by Jacqueline Rosenbaum

I think back to the map she drew, scanned and emailed to me. Addressed to My Precious Daughter. Arrows that pointed my theoretical, my inevitable movement. X’s to indicate the places I would recognize and use to re-route to her new house. Gino’s Pizzeria, The Port Washington Train Station, an old family friend’s house whose back yard I haven’t been photographed in for quite some time. She sent the map to cover her bases, to make sure I wasn’t deterred from visiting by feeling intimidated by traveling to a new place. I think a part of her truly believes that this is why I have let all this time pass without visiting her. It is the same part of her that cannot remember the years she lost as an addict, a functioning alcoholic, her last years as a mother.

And I’m impressed by her spatial reasoning, the likeness that this journey holds to that hand-drawn map, and I wonder how long it must have taken her to make, if she used a ruler to make it or if her medication is just working very well right now. I wonder if she’s getting better.

They did studies about this, about how messy handwriting is common for those with her conditions, that her instability in reality is reflected deeply in the things she puts out into the world. The things she creates. I wonder if that’s why my dreams are so vivid. I spent years practicing my cursive, making sure each letter connected to the one before, the one after. A linearity she could never mimic.

It’s been years, I think, since I’d seen her last. She was still living at that place in Glen Cove, nearer to us. A house I was forced to visit. By who, I asked, By who? A judge, my father had said. I asked if twelve-year-olds could be sent to prison. My father said no, but that not visiting might make my mother sad. And it wasn’t so much that I wanted to please her, but that I didn’t want her to be sad, to cry in that shaky, zombie-like way I recalled from my early childhood, or for her sadness to quickly become anger as it often did, from what I could remember, like that time I came home from school and found her crying outside but didn’t go to her because I didn’t think she had seen me and then she came back inside and purposely knocked over our very big, stone, flower vase—something she definitely saw that I had seen. I wondered if the Glen Cove Home would have a flower vase, what a mother’s home looks like without a family. So, I had visited the house that day, and every Sunday after that, the suspense of the thing nearly killing me, as I stood in doorways and crouched on the stairs, anxiously waiting for her to fuck up.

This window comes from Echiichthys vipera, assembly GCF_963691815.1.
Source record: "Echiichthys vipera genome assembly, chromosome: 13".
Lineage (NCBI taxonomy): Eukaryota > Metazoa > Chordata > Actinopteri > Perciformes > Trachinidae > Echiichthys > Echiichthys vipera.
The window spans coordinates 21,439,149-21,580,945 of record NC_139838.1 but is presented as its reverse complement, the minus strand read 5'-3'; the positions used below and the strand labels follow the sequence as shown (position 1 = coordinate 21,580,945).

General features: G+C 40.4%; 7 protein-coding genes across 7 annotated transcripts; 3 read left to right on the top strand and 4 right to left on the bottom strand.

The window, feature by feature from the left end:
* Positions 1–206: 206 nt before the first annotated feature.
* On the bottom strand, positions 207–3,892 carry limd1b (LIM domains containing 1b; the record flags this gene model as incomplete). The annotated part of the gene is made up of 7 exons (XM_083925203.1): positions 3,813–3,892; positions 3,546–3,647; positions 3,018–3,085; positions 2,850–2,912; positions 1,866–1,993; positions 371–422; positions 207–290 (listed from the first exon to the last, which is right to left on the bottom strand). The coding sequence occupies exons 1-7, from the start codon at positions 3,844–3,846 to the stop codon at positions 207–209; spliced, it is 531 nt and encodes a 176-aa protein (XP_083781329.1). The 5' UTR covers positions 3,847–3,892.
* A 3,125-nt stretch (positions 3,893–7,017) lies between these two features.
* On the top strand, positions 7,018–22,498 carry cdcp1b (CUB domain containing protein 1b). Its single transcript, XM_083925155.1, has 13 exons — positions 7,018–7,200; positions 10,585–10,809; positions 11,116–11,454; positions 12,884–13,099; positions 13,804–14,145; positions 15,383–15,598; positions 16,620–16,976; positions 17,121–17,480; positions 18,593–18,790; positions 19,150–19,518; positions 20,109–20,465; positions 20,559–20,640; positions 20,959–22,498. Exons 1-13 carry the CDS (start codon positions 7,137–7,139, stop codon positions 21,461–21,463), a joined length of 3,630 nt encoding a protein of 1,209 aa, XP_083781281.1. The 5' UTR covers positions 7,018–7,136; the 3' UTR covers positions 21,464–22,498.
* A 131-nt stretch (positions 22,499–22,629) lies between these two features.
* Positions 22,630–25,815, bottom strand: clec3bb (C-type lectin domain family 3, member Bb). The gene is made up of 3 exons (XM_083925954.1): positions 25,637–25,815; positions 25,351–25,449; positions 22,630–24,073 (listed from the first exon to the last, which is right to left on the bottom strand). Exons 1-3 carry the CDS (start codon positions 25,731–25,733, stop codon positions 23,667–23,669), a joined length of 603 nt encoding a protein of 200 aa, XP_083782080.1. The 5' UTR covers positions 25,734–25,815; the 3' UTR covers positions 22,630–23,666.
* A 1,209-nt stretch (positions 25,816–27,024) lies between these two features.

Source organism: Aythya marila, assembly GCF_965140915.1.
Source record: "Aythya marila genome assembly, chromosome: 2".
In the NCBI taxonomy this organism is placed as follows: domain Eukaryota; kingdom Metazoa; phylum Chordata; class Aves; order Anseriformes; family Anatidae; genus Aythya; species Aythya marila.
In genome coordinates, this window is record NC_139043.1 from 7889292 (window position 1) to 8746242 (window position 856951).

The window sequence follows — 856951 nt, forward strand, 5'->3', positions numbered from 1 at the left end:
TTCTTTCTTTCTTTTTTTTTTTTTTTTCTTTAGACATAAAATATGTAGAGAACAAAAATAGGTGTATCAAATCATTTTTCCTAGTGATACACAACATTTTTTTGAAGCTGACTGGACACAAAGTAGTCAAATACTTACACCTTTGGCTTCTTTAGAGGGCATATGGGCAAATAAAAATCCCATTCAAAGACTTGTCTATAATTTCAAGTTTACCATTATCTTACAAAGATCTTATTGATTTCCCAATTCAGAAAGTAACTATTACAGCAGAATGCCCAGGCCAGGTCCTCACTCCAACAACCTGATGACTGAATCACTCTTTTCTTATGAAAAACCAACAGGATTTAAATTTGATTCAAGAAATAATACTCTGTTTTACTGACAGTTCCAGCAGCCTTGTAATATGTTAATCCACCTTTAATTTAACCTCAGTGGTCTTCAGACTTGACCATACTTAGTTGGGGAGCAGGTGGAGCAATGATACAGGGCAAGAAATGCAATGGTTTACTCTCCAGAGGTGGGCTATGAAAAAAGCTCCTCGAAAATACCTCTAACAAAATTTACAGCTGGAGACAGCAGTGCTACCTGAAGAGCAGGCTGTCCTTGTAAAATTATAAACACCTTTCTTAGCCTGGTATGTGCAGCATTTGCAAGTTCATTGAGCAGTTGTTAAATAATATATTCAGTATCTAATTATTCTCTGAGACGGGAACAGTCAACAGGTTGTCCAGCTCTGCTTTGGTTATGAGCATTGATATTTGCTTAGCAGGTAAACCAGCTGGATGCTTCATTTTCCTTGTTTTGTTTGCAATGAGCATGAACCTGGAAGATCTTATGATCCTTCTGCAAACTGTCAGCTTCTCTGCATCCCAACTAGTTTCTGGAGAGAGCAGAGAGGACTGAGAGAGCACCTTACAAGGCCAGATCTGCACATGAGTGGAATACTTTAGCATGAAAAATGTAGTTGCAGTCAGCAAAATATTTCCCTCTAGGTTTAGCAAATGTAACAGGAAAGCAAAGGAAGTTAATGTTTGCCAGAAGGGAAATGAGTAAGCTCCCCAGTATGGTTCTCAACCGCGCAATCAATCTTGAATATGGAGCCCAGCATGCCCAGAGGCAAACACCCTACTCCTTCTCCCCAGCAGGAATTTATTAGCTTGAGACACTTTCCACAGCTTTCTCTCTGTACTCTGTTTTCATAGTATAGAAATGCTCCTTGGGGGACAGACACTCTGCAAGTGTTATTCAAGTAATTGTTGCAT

But then my brothers and I grew and sprouted longer legs and wider collarbones and the years filled those crevices with cellulite until we became squishy, ignorant potato sacks headed off to college. Where we learned we did not have to come home. That our father could come visit. And so she moved out of the Glen Cove Home to this place, this new place, and waited for my homecoming.

I didn’t tell my brothers or my father that I was coming, and as I approach the front door, I wonder if that was the right thing to do. I didn’t tell her either. It would be easier then, I had decided, to turn around if I wanted to. I was coming because I wanted to know what she was up to. I didn’t believe that she was getting better. Because I wanted to know if she might ever get better, because knowing what her illness looked like felt more important now than punishing her for it.

There are traces of her in each of us, though we’ve tried hard to snuff those out over the years. The youngest has her giraffe-ian height, the middlest has her skinny face, her fair skin. And she gave me, the eldest, her legs, her dark curly hair, her eyes. Her giant feet. They weren’t gifts. We never asked for them. How badly I wish not to see the world with her eyes.